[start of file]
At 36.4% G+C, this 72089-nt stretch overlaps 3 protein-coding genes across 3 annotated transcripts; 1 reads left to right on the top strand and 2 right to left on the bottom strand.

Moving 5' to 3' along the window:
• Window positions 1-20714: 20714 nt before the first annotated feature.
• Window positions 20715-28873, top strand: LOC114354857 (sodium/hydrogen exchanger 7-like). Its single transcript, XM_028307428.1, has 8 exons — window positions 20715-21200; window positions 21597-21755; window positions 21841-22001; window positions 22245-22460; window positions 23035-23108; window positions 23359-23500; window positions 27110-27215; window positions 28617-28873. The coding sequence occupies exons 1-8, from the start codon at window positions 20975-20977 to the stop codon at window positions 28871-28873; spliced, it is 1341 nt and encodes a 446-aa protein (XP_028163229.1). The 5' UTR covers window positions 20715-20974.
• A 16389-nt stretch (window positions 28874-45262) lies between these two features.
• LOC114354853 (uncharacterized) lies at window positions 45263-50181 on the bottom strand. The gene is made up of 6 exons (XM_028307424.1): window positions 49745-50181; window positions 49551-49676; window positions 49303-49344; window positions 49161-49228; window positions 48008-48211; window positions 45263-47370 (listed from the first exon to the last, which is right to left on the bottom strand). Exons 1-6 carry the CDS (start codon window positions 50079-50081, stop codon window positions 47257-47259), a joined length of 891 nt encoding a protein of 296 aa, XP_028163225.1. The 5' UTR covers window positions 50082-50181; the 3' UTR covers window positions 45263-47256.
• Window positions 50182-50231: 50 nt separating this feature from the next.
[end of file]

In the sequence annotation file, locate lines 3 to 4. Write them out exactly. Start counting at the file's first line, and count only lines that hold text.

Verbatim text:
• Window positions 1-20714: 20714 nt before the first annotated feature.
• Window positions 20715-28873, top strand: LOC114354857 (sodium/hydrogen exchanger 7-like). Its single transcript, XM_028307428.1, has 8 exons — window positions 20715-21200; window positions 21597-21755; window positions 21841-22001; window positions 22245-22460; window positions 23035-23108; window positions 23359-23500; window positions 27110-27215; window positions 28617-28873. The coding sequence occupies exons 1-8, from the start codon at window positions 20975-20977 to the stop codon at window positions 28871-28873; spliced, it is 1341 nt and encodes a 446-aa protein (XP_028163229.1). The 5' UTR covers window positions 20715-20974.